How will you support the mattress? All beds need some kind of support, whether it's a platform, closely spaced slats or a box spring. Box springs have undergone quite a few changes in the past decade or so, and often do not even have springs in them any longer, since mattresses have become more springy and thicker. While traditional box springs still exist, they are largely being replaced with "foundations," which are sturdy boxes made from wood or metal. Regardless of which type of mattress you choose, you will need to support it via a box spring or foundation, by the use of a platform bed, or with a piece of plywood or very closely spaced slats on your bed frame. Mattresses can also be placed directly on the floor, although most people don't find that very comfortable for getting in and out of bed. Most manufacturers also make box springs and foundations in "low-profile" styles so that the mattress is supported, but you don't have to climb too high to get in bed. Many people, especially those with back pain or couples with radically different sleep styles, like adjustable frames, but they're a pricier choice, in general.

Value expectations: The dollars and cents of it

When surfing the larger manufacturer's website to learn about their mattresses, just ignore whatever price they have posted there -- that's probably not even close to what you'll actually pay. The "suggested retail price" on mattresses tend to be exceptionally high, as models are often priced to be sold at discounts of 50 percent or more. And don't ever be afraid to haggle when you're in the mattress store. If they know you're serious about making a purchase, salespeople may find a way to sweeten the deal rather than watch you walk out the door. Even if you can't knock down the price, a little bit of negotiation could land you a free foundation or a good deal on a frame or headboard.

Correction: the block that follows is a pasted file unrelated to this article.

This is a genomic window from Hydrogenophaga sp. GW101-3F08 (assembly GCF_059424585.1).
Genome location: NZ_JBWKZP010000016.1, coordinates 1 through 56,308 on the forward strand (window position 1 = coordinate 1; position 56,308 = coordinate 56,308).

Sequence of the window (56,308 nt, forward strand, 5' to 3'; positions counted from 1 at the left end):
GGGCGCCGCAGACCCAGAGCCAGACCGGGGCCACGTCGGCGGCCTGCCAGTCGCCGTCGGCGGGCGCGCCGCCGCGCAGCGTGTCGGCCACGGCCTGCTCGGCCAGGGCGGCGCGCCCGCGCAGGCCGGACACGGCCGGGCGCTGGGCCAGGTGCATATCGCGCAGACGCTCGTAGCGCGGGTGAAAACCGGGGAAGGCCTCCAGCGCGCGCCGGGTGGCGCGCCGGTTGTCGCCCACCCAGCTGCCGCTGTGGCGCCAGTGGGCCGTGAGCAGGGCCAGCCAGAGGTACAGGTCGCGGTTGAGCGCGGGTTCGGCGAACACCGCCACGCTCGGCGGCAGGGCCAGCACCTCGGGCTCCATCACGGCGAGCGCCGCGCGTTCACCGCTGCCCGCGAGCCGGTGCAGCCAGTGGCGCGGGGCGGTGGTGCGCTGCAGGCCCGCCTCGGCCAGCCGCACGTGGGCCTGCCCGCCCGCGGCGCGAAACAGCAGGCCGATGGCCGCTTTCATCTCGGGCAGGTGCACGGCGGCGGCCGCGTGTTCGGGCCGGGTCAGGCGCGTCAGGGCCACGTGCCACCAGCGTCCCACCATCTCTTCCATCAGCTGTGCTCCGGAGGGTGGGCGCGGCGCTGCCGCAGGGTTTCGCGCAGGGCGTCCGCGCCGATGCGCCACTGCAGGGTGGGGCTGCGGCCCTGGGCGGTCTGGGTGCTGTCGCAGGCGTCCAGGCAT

Traditional mattress manufacturers are starting to respond to the start-up upstarts like Tuft & Needle and Casper with their one-price, no tricks foam mattresses. Sealy, to use one example, now has a Cocoon line that is an online-only foam mattress, with a 100-night trial period and free returns (it gets pretty "meh" reviews, though, which is why we don't recommend it). Big companies, like Sealy, are gambling that they can better afford to absorb the losses from returns than these newer dealers. However, we're seeing prices come down across the board, not only as the bigger manufacturer's try to compete with the online-only companies, but as those online companies proliferate and seek to compete with each other.

Another alternative for those who still like to try before they buy, experts say, is to visit smaller, factory direct mattress stores that use their own sourcing and often offer higher quality mattresses -- such as specialty latex -- and better, more knowledgeable customer service. Because they work closely with their sources, rather than just selling pre-made mattresses, these stores can often help "build" a mattress to a customer's specifications.

Recently Updated
Learn More »